Community News __Featured Slider — 24 January 2013
A boy and his (service) dog

By Lisa McLean

When 16-year-old Samuel Cordell marched proudly down Pennsylvania Avenue as part of the inaugural parade, he did so with the reassuring presence of Theda, his companion dog, by his side.

A Labrador, Theda has been inseparable from the autistic Alexandria teenager since 2008. And the duo got their chance to celebrate President Barack Obama’s second inauguration in style through the California-based organization that paired them together.

Sam and Theda preparing for the inauguration parade in Washington earlier this week. Courtesy Photo

Canine Companions for Independence (CCI), dedicated to raising service dogs, puts their hounds through a rigorous two-year training program. Only four out of 10 dogs eventually make the group’s final cut.

More than a few of the skills Theda picked up benefit Sam, who struggles to interact with other kids and adults. She has a calming influence on him, especially in public situations that cause anxiety, such as going to doctor’s appointments. His father, David Cordell, said that Theda senses when Sam is agitated and will cuddle up with him, which relaxes him.

“The most magical thing is the bridge to the community,” David said. “When we go for walks kids will ask Sam to pet the dog—it helps with his interpersonal skills.”

The dog also accompanies the family to restaurants and the synagogue.

“Everyone is very accepting,” David said.

His father began pondering bringing home a companion dog after Sam — at one time afraid of canines — bonded with a puppy at an event. But trying to find a dog was not an easy or inexpensive feat.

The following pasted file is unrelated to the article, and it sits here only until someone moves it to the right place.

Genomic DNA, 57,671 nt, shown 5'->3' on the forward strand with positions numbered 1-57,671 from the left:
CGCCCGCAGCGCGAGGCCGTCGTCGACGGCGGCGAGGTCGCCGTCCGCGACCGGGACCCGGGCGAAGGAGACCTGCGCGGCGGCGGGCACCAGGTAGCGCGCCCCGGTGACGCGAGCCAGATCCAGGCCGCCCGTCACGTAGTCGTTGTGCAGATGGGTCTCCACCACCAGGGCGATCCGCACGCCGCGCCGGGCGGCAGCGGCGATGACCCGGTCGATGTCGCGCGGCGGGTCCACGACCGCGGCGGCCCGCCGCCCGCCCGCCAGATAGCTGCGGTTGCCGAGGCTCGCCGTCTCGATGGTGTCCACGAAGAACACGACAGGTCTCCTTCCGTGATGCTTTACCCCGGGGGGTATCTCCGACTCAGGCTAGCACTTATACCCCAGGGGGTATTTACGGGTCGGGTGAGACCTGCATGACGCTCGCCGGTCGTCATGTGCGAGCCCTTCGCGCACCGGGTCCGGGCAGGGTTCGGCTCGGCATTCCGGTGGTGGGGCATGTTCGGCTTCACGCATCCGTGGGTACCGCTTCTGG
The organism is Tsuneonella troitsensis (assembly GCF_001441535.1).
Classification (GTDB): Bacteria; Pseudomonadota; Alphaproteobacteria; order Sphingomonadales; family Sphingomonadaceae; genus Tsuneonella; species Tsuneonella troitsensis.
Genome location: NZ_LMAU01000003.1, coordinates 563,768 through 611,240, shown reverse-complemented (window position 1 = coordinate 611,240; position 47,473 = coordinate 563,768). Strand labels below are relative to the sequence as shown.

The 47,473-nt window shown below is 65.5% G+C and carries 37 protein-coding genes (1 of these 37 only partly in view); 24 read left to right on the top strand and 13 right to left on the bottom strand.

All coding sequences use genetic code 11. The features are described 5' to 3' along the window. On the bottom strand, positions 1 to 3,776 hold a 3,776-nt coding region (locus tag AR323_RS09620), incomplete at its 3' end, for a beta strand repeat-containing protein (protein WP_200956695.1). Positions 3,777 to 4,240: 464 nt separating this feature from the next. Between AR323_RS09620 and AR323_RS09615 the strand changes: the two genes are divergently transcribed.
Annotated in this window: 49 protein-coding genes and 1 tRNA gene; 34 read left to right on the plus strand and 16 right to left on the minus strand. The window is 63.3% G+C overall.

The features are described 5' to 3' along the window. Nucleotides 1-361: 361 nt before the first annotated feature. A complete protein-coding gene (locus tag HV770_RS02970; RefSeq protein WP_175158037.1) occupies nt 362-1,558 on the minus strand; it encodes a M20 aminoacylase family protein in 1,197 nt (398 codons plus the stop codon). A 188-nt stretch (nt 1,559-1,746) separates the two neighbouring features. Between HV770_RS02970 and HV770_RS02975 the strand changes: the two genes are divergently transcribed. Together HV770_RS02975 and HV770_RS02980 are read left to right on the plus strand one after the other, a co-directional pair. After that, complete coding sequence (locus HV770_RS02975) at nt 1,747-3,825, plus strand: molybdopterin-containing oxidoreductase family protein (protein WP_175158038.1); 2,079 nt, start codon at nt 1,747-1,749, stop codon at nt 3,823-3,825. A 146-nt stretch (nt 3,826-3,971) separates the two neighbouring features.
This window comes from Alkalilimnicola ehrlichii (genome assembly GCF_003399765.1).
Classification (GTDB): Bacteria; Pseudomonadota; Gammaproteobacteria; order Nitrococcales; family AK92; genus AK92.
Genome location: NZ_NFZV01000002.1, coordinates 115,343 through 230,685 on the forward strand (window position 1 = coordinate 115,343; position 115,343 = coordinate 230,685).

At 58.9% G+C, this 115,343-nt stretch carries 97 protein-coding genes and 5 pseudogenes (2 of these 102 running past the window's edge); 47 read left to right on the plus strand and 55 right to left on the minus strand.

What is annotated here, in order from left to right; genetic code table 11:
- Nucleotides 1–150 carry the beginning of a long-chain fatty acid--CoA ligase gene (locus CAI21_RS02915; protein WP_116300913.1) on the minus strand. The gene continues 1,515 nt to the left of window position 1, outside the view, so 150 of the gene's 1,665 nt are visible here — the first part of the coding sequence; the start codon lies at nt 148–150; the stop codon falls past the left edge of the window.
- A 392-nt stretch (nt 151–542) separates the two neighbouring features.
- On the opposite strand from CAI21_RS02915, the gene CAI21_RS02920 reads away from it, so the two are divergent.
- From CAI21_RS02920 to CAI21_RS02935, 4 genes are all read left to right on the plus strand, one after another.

That’s when David found CCI. Two years later the family welcomed Theda into their lives.

Theda’s journey began like all of CCI’s dogs, raised with volunteers like city resident Kathleen Landauer, who take the puppies into their homes for 18 months of basic training and socialization.

Afterward the young dogs are flown back to the company’s regional headquarters where they enter into a six-month intensive training program. The effort costs in excess of $45,000 per dog and the group depend’s on donors and volunteers to keep the program running.

Landauer has been raising service dogs off and off since 1993, and has been working with CCI for the past few years. Her love of dogs and her desire to provide a community service keeps her energized.

“You use your talents,” she said, “and you do something that doesn’t wear you out.”

She’s been asked how she can hand over a dog she’s lived with and loved but seeing them with a recipient is well worth it.

“It’s a good way to console yourself,” she said.

And there’s always the chance one of the dogs that don’t end up completing the program might return to her Alexandria home.

Landauer also marched in the inaugural parade with the service dogs and those benefiting from them. It was a very long day, but worth it, she said.

“You’re so proud of them,” Landauer said.

 

 

 

 

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